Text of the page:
- Policymakers are optimistic about a deal in late June, but some areas of the bill are still being debated
- Environmental impact and anti-money laundering rules have been a source of contention
European Union policymakers held another meeting yesterday in an attempt to reach an agreement on the Markets in Crypto-Assets (MiCA) bill that will shape crypto development in the European common market.
France, which currently holds the EU presidency, aims to close a deal by the end of this month, Bloomberg reported last Friday. MiCA has been an ongoing discussion since the European Commission first presented a proposal to the European Parliament in 2020.
The rise of crypto markets’ relevance in 2021 accelerated this discussion, and France wants to achieve this milestone while they hold the presidency, which ends this month — the Czech Republic will take over the role in July.
After today’s meeting, another “trilogue” — EU’s last mile with members of the Parliament (MEPs), EU’s presidency and European Commission officials — will happen on June 30.
The rush is real in Brussels, according to Mairead McGuinness, European commissioner for financial services and financial stability.
“I really would like to see a political compromise on our MiCA…under the French presidency”, she told MEPs in a hearing this Tuesday, later adding that the legislation is “so urgent, given recent developments.”
The euro’s stability and investor protection were the main priorities for EU policymakers in the aftermath of problems such as the TerraUSD stablecoin collapse, which, McGuinness said, “has certainly raised a lot of questions and concerns at many levels.” She also mentioned Celsius’ pausing all transfers and withdrawals earlier this week.
MiCA will set common rules for cryptocurrency regulation in all 27 EU member states, putting European regulators at the helm of digital assets supervision across the union with the help of national authorities.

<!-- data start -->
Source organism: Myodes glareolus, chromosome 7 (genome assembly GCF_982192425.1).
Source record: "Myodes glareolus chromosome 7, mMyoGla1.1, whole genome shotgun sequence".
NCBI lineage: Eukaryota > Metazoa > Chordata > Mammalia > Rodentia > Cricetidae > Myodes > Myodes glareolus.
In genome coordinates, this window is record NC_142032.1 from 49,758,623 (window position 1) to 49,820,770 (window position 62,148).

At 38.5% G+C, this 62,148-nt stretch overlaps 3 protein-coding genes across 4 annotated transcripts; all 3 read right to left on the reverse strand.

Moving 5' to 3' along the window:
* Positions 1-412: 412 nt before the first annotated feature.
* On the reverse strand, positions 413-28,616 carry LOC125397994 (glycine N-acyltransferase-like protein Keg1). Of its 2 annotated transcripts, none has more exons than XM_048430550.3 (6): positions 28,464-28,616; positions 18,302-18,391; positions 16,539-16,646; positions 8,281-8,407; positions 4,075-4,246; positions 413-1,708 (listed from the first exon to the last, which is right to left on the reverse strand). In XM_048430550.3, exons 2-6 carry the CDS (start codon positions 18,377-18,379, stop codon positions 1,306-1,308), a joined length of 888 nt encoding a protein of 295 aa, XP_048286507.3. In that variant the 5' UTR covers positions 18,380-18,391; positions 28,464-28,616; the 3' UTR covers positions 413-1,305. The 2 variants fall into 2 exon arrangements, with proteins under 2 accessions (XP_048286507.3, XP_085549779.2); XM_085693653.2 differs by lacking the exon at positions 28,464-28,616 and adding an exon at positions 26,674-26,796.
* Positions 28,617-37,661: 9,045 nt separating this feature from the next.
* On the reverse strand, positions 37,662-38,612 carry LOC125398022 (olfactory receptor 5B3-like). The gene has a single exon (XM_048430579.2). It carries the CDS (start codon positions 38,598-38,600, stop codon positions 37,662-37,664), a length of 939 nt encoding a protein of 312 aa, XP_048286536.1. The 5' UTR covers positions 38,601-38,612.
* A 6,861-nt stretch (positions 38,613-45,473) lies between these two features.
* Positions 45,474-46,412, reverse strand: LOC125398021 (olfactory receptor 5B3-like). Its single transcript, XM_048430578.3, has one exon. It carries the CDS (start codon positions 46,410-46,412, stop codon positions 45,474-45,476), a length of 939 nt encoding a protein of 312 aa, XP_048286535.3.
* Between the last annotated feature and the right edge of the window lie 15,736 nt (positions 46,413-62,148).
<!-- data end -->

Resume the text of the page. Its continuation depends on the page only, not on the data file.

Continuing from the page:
However, some issues in the legislative package have yet to be settled. According to Bloomberg, EU countries and the EU Parliament still disagree on whether to include non-fungible tokens (NFTs) in MiCA, how to regulate big stablecoins, the division of supervisory responsibilities, and the introduction of a ceiling to limit stablecoins usage as a payment method to prevent currency substitution.
Crypto’s environmental impact is yet another issue to be agreed upon. Blockchain for Europe, which represents international industry players at the EU level, claimed today that the Greens and the Socialists, two of the biggest Parliament groups, are trying to introduce amendments that will oblige all cryptoasset service providers (CASPs) to publicly disclose “info on adverse environmental impact of consensus mechanism used to issue each cryptoasset.”
“These proposed amendments do not answer the question of what happens if either a CASP or a token issuer cannot deliver on the ask. Further, it seems likely that a non-compliant actor would be banned at EU level,” the organization said.
Another remaining question is whether anti-money laundering rules will be included in the MiCA package or if this will be addressed in other legislation.
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